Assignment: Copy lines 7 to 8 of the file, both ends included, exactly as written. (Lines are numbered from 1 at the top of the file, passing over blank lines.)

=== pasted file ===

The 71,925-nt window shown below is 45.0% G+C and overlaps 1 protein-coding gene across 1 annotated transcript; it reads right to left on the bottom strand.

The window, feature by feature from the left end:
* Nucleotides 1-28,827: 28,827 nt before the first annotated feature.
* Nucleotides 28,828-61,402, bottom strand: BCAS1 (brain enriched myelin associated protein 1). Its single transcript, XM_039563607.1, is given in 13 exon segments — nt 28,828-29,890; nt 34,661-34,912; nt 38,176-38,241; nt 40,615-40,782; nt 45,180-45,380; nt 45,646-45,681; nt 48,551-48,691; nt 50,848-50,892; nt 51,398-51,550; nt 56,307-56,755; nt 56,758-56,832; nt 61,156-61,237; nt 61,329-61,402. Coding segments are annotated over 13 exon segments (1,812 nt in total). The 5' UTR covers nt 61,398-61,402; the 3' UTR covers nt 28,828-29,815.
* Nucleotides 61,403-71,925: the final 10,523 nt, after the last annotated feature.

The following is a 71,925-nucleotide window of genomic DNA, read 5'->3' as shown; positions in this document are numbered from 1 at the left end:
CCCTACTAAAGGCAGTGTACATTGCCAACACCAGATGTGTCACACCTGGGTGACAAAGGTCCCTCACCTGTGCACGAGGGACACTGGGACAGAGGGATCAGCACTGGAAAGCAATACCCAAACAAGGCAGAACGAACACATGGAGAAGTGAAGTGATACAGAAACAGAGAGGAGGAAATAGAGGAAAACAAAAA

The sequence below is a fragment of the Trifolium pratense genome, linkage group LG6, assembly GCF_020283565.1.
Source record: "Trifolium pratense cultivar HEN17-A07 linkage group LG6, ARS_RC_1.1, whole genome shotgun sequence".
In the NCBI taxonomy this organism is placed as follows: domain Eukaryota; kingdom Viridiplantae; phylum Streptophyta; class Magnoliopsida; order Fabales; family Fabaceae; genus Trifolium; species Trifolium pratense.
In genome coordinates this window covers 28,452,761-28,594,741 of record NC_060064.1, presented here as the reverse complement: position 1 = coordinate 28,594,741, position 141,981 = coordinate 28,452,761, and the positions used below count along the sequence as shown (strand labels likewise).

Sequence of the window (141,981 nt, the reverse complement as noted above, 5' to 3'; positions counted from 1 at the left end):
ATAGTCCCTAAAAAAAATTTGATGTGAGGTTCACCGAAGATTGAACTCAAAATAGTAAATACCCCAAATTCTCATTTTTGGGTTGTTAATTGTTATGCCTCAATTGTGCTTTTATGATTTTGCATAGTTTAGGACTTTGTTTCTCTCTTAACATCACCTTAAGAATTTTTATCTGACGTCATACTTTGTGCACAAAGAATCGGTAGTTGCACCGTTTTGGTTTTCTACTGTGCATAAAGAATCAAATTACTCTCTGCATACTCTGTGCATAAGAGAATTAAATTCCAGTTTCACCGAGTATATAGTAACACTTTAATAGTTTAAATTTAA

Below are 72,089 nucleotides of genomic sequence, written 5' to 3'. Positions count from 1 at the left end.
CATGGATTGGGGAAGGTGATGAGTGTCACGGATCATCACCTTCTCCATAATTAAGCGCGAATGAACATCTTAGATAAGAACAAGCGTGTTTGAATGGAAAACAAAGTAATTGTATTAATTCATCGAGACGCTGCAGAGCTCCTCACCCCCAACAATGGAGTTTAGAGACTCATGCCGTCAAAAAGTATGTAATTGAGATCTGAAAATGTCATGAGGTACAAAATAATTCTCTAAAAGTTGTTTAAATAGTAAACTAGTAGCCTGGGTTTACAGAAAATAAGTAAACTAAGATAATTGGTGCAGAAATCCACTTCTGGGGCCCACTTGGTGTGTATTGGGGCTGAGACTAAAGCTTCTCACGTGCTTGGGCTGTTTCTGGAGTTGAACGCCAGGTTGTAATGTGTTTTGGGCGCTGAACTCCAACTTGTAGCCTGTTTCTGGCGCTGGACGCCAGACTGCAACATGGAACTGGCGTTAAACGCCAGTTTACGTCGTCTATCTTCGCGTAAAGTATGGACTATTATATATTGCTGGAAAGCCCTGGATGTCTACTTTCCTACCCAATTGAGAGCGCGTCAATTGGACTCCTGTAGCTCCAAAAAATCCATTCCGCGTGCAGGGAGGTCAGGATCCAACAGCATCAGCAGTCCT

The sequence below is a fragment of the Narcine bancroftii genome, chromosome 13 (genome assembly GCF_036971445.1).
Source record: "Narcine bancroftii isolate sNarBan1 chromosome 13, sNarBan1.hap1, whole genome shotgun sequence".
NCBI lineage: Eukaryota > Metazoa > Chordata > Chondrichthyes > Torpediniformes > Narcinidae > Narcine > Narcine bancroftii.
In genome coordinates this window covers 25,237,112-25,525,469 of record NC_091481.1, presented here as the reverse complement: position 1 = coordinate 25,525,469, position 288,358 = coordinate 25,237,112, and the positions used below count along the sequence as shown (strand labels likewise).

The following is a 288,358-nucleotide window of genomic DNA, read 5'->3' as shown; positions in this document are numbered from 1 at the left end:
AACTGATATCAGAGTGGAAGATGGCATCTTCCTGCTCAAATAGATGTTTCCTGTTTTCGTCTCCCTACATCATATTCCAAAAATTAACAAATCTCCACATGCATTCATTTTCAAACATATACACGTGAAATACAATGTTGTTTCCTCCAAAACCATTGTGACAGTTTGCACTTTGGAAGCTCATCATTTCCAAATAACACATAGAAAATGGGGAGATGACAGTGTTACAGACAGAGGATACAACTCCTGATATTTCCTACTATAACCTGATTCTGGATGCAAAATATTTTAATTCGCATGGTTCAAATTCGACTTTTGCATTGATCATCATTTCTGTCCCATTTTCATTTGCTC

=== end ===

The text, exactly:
CCCTACTAAAGGCAGTGTACATTGCCAACACCAGATGTGTCACACCTGGGTGACAAAGGTCCCTCACCTGTGCACGAGGGACACTGGGACAGAGGGATCAGCACTGGAAAGCAATACCCAAACAAGGCAGAACGAACACATGGAGAAGTGAAGTGATACAGAAACAGAGAGGAGGAAATAGAGGAAAACAAAAA

The sequence below is a fragment of the Trifolium pratense genome, linkage group LG6, assembly GCF_020283565.1.